This evening, I ask the Lord that we Christians, and our brothers and sisters of other religions, and every man and woman of good will, cry out forcefully: violence and war are never the way to peace! Let everyone be moved to look into the depths of his or her conscience and listen to that word which says: Leave behind the self-interest that hardens your heart, overcome the indifference that makes your heart insensitive towards others, conquer your deadly reasoning, and open yourself to dialogue and reconciliation. Look upon your brother’s sorrow and do not add to it, stay your hand, rebuild the harmony that has been shattered; and all this achieved not by conflict but by encounter!
The pope called upon conscience in the cause of peace and decried the use of violence, but he did not lay out an exact prescription for resolution of the crisis. That, quite rightly, falls into the hands of national leaders and diplomats.
However, for whatever reason, the USCCB has chosen to back an actual bill, which is well beyond just discussing the issue in moral terms.
While the U.S. bishops are within their authority to comment on the various moral implications of individuals living in the country illegally–especially regarding the ways in which illegal immigrants interact with Catholic social services and charities–and support humane ways of dealing with the situation that are in line with the Catholic concept of the inherent dignity of the human person, ultimately the political choices will be up to the laity.
Unlike abortion, which all faithful Catholics are required to oppose, there are a variety of ways to deal with illegal immigration, and persons of good will, Catholic or otherwise, can disagree on what the solution should be.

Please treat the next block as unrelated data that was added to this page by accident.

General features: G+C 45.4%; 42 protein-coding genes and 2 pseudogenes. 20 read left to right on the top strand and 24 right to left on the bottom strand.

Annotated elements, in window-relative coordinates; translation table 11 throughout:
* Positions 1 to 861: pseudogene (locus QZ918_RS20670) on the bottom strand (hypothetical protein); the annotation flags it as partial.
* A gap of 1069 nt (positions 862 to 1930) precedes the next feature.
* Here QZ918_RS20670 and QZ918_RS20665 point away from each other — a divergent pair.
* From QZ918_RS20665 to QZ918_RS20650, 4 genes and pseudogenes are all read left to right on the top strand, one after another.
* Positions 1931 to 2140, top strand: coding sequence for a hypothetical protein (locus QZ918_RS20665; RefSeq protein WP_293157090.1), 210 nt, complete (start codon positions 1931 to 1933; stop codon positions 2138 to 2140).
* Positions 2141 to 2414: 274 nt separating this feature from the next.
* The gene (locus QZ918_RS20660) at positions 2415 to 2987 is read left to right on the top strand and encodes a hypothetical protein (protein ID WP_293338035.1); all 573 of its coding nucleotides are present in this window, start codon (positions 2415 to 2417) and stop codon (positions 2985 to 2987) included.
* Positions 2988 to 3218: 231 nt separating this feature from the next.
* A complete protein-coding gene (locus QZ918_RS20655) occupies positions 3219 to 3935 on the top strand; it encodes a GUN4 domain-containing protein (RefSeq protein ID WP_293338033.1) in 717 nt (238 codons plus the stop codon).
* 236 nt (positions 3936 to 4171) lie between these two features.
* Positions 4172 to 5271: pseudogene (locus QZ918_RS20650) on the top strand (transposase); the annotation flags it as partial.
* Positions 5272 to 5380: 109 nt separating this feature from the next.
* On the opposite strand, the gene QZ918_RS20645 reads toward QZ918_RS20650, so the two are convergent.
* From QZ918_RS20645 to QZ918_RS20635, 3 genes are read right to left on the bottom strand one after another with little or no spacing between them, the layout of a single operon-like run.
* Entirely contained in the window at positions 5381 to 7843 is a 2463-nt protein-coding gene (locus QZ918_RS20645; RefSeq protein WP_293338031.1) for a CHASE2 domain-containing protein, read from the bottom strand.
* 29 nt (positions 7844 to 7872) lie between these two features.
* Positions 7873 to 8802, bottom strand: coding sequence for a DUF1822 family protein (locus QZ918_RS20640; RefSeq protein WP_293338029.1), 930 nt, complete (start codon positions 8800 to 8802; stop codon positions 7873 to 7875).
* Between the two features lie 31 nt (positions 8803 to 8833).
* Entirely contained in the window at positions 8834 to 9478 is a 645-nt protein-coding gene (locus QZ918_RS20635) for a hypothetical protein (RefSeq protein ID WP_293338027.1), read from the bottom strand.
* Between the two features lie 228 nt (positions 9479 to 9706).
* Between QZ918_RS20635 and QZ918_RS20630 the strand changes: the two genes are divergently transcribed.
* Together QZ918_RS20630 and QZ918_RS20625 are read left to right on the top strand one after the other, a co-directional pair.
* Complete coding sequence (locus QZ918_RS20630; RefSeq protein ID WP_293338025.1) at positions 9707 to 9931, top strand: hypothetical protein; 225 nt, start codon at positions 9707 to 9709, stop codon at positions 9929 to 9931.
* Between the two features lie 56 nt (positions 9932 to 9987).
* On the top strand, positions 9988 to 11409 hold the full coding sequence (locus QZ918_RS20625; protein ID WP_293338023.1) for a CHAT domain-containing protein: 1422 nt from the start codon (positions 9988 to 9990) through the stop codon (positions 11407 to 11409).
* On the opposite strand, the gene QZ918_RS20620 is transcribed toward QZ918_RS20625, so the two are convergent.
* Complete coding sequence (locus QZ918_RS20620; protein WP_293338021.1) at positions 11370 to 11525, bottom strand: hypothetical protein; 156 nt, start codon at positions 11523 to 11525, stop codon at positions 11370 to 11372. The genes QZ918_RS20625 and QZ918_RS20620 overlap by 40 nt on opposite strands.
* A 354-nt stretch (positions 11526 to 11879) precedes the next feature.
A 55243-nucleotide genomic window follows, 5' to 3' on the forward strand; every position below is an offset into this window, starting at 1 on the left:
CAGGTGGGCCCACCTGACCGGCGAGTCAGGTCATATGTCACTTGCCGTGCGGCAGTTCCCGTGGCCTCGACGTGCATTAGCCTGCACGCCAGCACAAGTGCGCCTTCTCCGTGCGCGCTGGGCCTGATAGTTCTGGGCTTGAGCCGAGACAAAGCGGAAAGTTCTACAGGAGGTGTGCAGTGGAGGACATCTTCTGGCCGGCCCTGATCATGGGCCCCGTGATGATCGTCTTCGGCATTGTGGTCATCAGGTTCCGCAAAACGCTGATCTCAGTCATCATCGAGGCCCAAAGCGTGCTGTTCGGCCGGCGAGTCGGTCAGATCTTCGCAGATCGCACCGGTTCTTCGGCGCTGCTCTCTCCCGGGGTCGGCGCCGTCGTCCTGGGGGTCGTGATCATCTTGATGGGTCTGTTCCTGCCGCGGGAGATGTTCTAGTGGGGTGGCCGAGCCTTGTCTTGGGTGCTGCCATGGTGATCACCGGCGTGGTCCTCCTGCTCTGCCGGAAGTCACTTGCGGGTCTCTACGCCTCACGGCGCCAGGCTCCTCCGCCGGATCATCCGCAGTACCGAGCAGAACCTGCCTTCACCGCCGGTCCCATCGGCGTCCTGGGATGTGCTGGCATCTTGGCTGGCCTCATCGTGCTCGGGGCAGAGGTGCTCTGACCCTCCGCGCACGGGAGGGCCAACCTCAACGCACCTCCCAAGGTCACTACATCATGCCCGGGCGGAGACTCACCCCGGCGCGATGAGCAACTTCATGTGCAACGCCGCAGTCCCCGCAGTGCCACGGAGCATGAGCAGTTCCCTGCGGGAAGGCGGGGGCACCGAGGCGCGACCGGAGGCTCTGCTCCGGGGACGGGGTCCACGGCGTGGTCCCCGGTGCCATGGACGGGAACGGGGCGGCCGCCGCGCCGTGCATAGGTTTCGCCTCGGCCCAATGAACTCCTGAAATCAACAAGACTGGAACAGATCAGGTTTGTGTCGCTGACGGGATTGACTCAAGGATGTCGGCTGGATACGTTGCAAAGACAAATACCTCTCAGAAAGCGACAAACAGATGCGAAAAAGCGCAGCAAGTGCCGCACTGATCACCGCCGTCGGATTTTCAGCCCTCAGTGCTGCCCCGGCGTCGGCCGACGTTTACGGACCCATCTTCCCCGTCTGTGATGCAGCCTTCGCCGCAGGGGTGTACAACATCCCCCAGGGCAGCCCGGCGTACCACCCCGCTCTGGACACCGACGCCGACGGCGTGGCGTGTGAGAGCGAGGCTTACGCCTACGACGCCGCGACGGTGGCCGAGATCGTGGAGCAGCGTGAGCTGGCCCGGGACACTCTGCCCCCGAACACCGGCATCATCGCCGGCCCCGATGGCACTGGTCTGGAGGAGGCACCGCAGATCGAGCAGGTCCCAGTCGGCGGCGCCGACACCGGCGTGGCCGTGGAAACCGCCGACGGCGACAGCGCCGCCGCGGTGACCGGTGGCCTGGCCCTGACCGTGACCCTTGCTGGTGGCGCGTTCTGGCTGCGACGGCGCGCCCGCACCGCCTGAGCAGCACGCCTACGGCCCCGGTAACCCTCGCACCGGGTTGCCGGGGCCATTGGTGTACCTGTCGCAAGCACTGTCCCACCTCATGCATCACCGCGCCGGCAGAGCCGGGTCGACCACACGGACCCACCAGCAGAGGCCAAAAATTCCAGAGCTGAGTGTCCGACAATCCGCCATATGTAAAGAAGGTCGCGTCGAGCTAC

While the bishops have outlined a detailed policy on illegal immigration, along with a specific plan, and wish to have both presented to the laity in strong positive terms, Catholic citizens are free to make up their own minds about whether or not they choose to support the bill currently up for consideration.
In related news, Pope Francis spoke earlier this week at the Centro Astalli, a Jesuit shelter in Rome for refugees and asylum seekers. The trip echoes an earlier one he made in July to the European island of Lampedusa, the destination of many refugees–about 20,000 of whom died en route there in recent years.
These are people leaving their homelands against their will to escape persecution or war, only to find hardships in the countries that take them in.
To these people, Francis said:
How many times here, as in other places, so many people who have in writing “international protection” on their residence permit, are constrained to live in hard situations, sometimes degrading, without the possibility of beginning a fitting life, of thinking of a new future?
In the Syrian situation, Francis has also spoken of the people fleeing that bloody conflict into neighboring nations, even visiting with a Syrian family in Centro Astalli.
While on the surface, Francis’ actions may seem to dovetail the USCCB’s immigration reform campaign, the two issues are separate. Refugees are considered persons forced to leave their countries because of a well-founded fear of persecution or bodily harm for such factors as race, religion or nationality.
The legal statutes governing refugees–and those legitimately seeking political asylum–are different from those that apply to immigrants, whether legal or illegal, who choose to leave their homeland in search of economic opportunity or to reunite with family members.
And again, while Francis spoke movingly of the plight of those fleeing hardship in search of a better life, he did not attempt to influence nations or individuals to back a particular legislative agenda.